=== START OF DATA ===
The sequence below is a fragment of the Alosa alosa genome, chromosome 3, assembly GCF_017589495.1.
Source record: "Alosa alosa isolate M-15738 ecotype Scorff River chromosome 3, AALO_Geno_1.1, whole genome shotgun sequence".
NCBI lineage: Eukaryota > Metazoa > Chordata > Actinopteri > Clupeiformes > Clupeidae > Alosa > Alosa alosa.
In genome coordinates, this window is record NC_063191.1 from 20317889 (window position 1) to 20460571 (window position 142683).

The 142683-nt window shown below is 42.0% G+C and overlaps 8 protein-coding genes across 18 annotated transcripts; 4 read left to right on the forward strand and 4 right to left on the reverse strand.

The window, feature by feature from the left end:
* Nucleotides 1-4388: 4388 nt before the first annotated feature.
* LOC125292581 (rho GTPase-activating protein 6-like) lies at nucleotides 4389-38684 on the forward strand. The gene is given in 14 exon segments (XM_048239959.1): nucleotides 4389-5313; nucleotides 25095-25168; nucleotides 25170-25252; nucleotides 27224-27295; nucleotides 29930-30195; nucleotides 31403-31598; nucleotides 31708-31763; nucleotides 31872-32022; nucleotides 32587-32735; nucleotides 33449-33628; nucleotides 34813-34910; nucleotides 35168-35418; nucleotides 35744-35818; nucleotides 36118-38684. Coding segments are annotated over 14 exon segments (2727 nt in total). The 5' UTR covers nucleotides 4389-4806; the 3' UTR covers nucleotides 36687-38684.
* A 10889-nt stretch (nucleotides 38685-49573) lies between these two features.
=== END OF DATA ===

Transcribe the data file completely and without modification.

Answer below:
The sequence below is a fragment of the Alosa alosa genome, chromosome 3, assembly GCF_017589495.1.
Source record: "Alosa alosa isolate M-15738 ecotype Scorff River chromosome 3, AALO_Geno_1.1, whole genome shotgun sequence".
NCBI lineage: Eukaryota > Metazoa > Chordata > Actinopteri > Clupeiformes > Clupeidae > Alosa > Alosa alosa.
In genome coordinates, this window is record NC_063191.1 from 20317889 (window position 1) to 20460571 (window position 142683).

The 142683-nt window shown below is 42.0% G+C and overlaps 8 protein-coding genes across 18 annotated transcripts; 4 read left to right on the forward strand and 4 right to left on the reverse strand.

The window, feature by feature from the left end:
* Nucleotides 1-4388: 4388 nt before the first annotated feature.
* LOC125292581 (rho GTPase-activating protein 6-like) lies at nucleotides 4389-38684 on the forward strand. The gene is given in 14 exon segments (XM_048239959.1): nucleotides 4389-5313; nucleotides 25095-25168; nucleotides 25170-25252; nucleotides 27224-27295; nucleotides 29930-30195; nucleotides 31403-31598; nucleotides 31708-31763; nucleotides 31872-32022; nucleotides 32587-32735; nucleotides 33449-33628; nucleotides 34813-34910; nucleotides 35168-35418; nucleotides 35744-35818; nucleotides 36118-38684. Coding segments are annotated over 14 exon segments (2727 nt in total). The 5' UTR covers nucleotides 4389-4806; the 3' UTR covers nucleotides 36687-38684.
* A 10889-nt stretch (nucleotides 38685-49573) lies between these two features.